The House passed a one-month, $1 billion “fix” to the Medicare physician payment formula Monday afternoon, two days before doctors were scheduled to take a 23 percent hit in Medicare payments.
The House approved by voice vote the Senate’s plan to fund the fix through cuts to payments for certain therapy services. The bill, which had passed the Senate on Nov. 18, now awaits the president’s signature.
If signed into law, a 2.2 percent update in physician payments will be put in place through the end of the year. This will be funded by expected savings from a 20 percent reduction in payments for therapy services.
The payment cuts to physical therapists are not as steep as the 25 percent cut previously proposed by the Centers for Medicare and Medicaid Services. Savings from the cuts will be used to pay for the "doc fix" instead of being redistributed to participants in the Medicare Physician Fee Schedule.
When the Senate approved its fix earlier this month, Finance Committee Chairman Max Baucus (D-Mont.) and ranking member Chuck Grassley (R-Iowa) said in a statement they would work on a year-long fix to the Sustainable Growth Rate formula that can be enacted before the end of the year.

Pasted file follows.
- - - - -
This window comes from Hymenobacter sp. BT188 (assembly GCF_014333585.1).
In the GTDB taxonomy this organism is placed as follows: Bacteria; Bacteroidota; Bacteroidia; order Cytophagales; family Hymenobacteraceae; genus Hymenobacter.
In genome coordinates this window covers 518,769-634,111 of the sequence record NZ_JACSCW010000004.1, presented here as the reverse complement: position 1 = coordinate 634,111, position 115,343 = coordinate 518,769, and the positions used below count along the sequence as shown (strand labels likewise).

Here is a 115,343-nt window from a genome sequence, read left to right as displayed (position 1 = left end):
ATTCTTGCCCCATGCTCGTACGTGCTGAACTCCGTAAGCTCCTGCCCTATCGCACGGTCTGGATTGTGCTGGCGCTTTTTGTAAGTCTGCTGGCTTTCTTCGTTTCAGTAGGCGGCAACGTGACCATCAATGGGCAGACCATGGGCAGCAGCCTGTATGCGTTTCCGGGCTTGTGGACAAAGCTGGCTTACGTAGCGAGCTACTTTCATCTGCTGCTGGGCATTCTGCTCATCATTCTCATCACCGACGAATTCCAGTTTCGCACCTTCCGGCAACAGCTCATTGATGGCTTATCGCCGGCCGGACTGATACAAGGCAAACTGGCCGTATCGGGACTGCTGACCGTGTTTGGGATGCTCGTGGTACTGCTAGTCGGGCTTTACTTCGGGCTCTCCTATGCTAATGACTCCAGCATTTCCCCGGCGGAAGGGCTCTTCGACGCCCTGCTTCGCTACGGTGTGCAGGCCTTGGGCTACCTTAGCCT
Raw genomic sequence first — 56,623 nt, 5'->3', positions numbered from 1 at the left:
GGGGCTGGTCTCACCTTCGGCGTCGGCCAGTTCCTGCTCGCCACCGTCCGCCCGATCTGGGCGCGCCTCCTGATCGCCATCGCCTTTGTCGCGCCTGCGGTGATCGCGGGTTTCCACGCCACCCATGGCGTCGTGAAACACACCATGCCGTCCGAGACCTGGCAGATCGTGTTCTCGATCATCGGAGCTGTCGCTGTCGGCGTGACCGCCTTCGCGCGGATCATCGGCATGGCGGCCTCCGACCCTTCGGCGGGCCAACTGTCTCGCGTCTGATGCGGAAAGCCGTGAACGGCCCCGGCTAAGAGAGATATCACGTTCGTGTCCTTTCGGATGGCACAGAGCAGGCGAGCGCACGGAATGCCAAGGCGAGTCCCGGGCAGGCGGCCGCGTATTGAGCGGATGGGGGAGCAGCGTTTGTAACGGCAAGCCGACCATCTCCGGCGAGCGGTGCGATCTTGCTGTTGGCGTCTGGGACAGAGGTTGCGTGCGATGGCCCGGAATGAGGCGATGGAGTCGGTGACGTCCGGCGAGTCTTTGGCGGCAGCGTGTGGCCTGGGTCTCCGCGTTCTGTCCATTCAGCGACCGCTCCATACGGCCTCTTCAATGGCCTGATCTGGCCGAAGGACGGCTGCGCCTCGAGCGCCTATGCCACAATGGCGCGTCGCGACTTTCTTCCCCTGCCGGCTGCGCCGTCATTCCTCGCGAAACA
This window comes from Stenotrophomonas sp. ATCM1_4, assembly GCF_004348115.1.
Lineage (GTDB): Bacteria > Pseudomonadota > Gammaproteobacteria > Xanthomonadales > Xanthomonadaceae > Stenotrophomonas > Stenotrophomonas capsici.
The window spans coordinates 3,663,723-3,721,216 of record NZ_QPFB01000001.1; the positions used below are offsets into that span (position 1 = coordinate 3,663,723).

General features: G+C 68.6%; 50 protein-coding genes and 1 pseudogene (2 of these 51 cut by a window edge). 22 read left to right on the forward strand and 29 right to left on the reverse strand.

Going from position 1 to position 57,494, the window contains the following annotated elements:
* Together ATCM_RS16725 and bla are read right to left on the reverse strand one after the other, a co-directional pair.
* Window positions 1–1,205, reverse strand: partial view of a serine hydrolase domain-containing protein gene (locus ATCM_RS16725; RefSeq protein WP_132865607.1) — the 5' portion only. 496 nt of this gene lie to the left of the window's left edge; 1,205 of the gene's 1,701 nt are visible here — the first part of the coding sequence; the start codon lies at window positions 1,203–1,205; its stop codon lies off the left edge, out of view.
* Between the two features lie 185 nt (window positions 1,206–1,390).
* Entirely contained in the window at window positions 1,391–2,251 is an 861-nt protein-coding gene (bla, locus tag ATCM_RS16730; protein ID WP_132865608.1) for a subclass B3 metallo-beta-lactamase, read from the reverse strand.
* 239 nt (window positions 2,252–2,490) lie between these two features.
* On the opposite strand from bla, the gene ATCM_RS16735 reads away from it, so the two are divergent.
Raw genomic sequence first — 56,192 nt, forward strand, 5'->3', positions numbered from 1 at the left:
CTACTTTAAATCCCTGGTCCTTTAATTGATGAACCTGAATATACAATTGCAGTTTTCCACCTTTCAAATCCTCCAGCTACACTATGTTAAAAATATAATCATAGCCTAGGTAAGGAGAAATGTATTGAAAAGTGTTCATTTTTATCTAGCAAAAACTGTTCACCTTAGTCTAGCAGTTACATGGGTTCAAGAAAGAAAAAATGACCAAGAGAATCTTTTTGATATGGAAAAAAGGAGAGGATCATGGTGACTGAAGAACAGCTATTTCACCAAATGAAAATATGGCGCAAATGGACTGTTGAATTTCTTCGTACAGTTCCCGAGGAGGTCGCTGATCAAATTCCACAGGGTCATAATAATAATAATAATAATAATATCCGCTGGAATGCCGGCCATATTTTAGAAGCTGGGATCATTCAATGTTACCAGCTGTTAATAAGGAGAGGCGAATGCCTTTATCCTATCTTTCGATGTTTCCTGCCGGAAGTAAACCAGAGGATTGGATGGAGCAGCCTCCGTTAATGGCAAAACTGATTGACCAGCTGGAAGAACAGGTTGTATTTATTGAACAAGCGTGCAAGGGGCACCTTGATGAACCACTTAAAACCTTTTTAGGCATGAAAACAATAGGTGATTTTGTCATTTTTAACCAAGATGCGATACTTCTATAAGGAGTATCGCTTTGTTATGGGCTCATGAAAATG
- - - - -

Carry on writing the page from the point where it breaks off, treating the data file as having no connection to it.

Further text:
The American Medical Association praised Congress for passing a one-month fix, but it urged lawmakers to quickly delay the scheduled payment cuts for an additional year.
"While this short-term delay helps ensure that physicians can continue to care for seniors for the next month, congressional action early in December to stop the cut for one year will inject stability into the Medicare program and ensure that Medicare delivers on its promise of health coverage for America’s seniors," the AMA said. "It is crucial that Congress act well before the January 1 deadline so there are no disruptions in care for seniors."